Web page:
UK: End Of Service Gratuity: A Recap

Last Updated: 20 June 2013
Article by Sara Khoja

End of service gratuity (Gratuity) is a key benefit for non-national employees working in each of the GCC countries. Both Federal Law No 8 of 1980 on the Regulation of Labour Relations (as amended) (UAE Labour Law) and DIFC Law No 4 of 2005 (as amended by DIFC Law No. 3 of 2012) (DIFC Employment Law) set out a formula for calculating Gratuity and contain specific provisions providing for reduction of the entitlement in certain circumstances. However, how to calculate Gratuity and what rate of accrual should be adopted is often not clear cut. Here, we examine some of the more intricate factors.

Duty to Accrue

Strictly speaking, there is no legal obligation to accrue for Gratuity during an employee's employment. However, it is best practice to do so and the entitlement (calculated on final salary and subject to 12 months' continuous employment) becomes payable on termination of employment.  Under the DIFC Employment Law final entitlements should be paid within 14 days of the employment terminating.  Under Ministerial Resolutions issued by the Ministry of Labour, the 51% shareholder of a limited liability entity whose name is registered with the Ministry of Labour and in whose name the company establishment card is registered can be personally liable for Gratuity payments. When determining the rate of accrual, an employer may wish to take into account that under the UAE Labour Law, Gratuity is reduced if the employee resigns in the first 5 years of employment on a staggered basis. However, under the DIFC Employment Law there is no reduction attributable to employee resignation.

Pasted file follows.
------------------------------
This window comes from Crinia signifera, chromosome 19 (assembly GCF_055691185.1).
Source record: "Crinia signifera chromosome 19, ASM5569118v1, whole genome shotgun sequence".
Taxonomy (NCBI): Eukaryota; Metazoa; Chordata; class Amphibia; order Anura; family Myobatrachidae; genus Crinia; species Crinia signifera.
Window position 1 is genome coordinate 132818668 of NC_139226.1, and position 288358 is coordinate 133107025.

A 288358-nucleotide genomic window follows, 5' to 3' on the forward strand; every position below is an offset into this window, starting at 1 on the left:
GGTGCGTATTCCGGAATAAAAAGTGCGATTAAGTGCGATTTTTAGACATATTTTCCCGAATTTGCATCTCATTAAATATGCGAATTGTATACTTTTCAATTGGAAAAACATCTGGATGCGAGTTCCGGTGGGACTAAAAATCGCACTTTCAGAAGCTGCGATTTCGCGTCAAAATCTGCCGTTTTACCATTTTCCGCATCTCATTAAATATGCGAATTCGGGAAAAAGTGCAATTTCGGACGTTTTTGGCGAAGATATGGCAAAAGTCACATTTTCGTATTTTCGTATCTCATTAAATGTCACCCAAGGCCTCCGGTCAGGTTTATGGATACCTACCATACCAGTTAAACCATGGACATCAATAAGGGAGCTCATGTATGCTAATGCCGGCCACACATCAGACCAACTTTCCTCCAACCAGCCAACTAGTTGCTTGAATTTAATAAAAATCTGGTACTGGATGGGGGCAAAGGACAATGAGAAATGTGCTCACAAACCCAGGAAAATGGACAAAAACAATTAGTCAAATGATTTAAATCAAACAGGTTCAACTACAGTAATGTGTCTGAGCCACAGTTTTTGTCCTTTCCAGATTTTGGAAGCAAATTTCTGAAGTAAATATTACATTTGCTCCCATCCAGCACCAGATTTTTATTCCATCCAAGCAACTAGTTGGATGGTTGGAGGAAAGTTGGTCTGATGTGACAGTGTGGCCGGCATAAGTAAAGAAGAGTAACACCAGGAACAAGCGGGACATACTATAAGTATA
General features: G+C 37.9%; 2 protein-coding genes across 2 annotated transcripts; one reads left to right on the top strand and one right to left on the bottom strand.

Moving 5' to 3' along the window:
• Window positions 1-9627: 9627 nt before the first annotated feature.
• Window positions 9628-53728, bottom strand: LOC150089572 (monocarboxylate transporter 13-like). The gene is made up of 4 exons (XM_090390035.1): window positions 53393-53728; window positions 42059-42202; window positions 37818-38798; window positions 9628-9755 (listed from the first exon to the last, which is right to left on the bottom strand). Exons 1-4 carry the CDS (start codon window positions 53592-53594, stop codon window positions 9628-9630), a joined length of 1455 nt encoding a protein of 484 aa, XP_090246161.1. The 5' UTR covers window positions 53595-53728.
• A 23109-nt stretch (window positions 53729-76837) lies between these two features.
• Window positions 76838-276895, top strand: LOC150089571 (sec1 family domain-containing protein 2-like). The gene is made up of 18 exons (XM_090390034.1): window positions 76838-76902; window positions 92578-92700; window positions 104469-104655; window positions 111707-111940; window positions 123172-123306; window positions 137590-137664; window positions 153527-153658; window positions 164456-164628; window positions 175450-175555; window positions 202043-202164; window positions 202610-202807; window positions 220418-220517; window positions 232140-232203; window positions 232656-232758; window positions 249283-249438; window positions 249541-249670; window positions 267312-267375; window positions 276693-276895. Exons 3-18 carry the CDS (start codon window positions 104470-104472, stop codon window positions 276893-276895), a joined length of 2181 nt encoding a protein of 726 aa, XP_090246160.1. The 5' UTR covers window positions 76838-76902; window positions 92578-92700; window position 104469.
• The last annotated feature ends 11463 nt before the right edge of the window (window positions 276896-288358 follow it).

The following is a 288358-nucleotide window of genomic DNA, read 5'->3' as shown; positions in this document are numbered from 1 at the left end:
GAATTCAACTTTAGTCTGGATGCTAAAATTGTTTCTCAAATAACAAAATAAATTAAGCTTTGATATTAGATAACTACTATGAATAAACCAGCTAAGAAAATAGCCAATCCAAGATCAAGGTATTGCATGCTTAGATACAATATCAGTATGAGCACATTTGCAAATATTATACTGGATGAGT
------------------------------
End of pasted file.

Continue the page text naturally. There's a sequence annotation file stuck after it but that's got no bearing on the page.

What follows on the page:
Working days or calendar day? Remuneration or basic salary?

Under Article 8 of the UAE Labour Law, all entitlements under the law are calculated by reference to calendar days, a year being taken to be 365 days and a month 30 days.  Until the amendments to the DIFC Employment Law in December 2012, it was arguably unclear whether Gratuity should be calculated according to calendar days or working days. Following the amendments, it is now clear that Gratuity is calculated under DIFC Employment Law according to calendar days and is also calculated on basic salary only, excluding all allowances, benefits in kind, bonus and commission.